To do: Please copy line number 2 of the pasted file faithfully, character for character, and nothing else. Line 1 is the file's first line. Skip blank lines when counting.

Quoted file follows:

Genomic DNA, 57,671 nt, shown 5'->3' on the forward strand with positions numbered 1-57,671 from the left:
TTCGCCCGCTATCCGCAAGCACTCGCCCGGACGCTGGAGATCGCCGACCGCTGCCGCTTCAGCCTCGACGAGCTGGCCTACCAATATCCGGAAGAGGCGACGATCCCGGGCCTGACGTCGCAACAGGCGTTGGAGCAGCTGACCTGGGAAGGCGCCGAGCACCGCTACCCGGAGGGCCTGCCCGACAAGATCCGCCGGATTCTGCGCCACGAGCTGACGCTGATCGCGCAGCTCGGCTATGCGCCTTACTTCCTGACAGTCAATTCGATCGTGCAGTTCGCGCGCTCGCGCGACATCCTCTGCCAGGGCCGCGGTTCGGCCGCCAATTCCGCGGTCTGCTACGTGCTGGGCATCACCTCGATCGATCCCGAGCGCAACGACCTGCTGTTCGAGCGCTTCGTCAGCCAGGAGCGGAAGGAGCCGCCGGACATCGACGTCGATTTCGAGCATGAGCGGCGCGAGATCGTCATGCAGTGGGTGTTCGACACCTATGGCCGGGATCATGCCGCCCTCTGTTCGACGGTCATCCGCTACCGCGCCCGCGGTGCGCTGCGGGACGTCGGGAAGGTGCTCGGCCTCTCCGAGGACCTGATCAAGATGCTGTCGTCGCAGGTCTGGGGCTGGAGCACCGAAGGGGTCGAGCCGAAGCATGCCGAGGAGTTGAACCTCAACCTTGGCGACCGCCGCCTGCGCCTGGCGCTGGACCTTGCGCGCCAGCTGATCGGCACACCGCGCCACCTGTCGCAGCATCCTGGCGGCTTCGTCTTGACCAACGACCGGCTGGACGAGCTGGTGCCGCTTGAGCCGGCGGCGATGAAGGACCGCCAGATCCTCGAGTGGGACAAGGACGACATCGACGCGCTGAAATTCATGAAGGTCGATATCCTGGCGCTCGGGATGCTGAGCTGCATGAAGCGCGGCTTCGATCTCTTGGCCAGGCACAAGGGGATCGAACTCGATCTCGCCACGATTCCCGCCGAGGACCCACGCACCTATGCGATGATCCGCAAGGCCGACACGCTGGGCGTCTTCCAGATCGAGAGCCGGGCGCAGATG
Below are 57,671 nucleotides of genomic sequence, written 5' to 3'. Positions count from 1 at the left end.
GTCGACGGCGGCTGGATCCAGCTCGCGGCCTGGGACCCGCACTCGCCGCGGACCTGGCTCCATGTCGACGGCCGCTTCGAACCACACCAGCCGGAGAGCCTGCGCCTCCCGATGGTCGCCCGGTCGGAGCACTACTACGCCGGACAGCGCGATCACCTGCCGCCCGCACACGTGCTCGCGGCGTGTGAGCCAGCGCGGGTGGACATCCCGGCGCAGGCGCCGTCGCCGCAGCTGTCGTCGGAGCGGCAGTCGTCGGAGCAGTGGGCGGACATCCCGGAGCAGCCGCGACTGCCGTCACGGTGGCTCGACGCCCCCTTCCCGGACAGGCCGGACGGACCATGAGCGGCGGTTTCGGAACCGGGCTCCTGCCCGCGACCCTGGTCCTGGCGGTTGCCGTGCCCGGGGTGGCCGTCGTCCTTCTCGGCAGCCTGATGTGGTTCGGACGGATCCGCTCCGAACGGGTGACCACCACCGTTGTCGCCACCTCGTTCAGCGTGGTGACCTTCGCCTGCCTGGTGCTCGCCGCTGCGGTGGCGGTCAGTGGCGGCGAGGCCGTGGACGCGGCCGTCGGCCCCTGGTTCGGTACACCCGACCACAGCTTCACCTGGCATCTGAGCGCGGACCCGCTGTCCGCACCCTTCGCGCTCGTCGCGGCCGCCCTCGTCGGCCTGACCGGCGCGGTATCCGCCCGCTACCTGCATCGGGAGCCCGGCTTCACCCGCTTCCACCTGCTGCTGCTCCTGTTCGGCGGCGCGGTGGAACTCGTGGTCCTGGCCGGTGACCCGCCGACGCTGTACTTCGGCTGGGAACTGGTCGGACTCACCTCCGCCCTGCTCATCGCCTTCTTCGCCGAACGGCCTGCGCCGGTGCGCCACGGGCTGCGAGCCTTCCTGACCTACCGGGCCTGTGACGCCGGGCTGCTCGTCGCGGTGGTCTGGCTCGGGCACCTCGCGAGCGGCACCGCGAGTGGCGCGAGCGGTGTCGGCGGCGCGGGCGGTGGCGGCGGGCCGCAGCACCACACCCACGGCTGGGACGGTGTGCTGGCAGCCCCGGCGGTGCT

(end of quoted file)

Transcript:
TTCGCCCGCTATCCGCAAGCACTCGCCCGGACGCTGGAGATCGCCGACCGCTGCCGCTTCAGCCTCGACGAGCTGGCCTACCAATATCCGGAAGAGGCGACGATCCCGGGCCTGACGTCGCAACAGGCGTTGGAGCAGCTGACCTGGGAAGGCGCCGAGCACCGCTACCCGGAGGGCCTGCCCGACAAGATCCGCCGGATTCTGCGCCACGAGCTGACGCTGATCGCGCAGCTCGGCTATGCGCCTTACTTCCTGACAGTCAATTCGATCGTGCAGTTCGCGCGCTCGCGCGACATCCTCTGCCAGGGCCGCGGTTCGGCCGCCAATTCCGCGGTCTGCTACGTGCTGGGCATCACCTCGATCGATCCCGAGCGCAACGACCTGCTGTTCGAGCGCTTCGTCAGCCAGGAGCGGAAGGAGCCGCCGGACATCGACGTCGATTTCGAGCATGAGCGGCGCGAGATCGTCATGCAGTGGGTGTTCGACACCTATGGCCGGGATCATGCCGCCCTCTGTTCGACGGTCATCCGCTACCGCGCCCGCGGTGCGCTGCGGGACGTCGGGAAGGTGCTCGGCCTCTCCGAGGACCTGATCAAGATGCTGTCGTCGCAGGTCTGGGGCTGGAGCACCGAAGGGGTCGAGCCGAAGCATGCCGAGGAGTTGAACCTCAACCTTGGCGACCGCCGCCTGCGCCTGGCGCTGGACCTTGCGCGCCAGCTGATCGGCACACCGCGCCACCTGTCGCAGCATCCTGGCGGCTTCGTCTTGACCAACGACCGGCTGGACGAGCTGGTGCCGCTTGAGCCGGCGGCGATGAAGGACCGCCAGATCCTCGAGTGGGACAAGGACGACATCGACGCGCTGAAATTCATGAAGGTCGATATCCTGGCGCTCGGGATGCTGAGCTGCATGAAGCGCGGCTTCGATCTCTTGGCCAGGCACAAGGGGATCGAACTCGATCTCGCCACGATTCCCGCCGAGGACCCACGCACCTATGCGATGATCCGCAAGGCCGACACGCTGGGCGTCTTCCAGATCGAGAGCCGGGCGCAGATG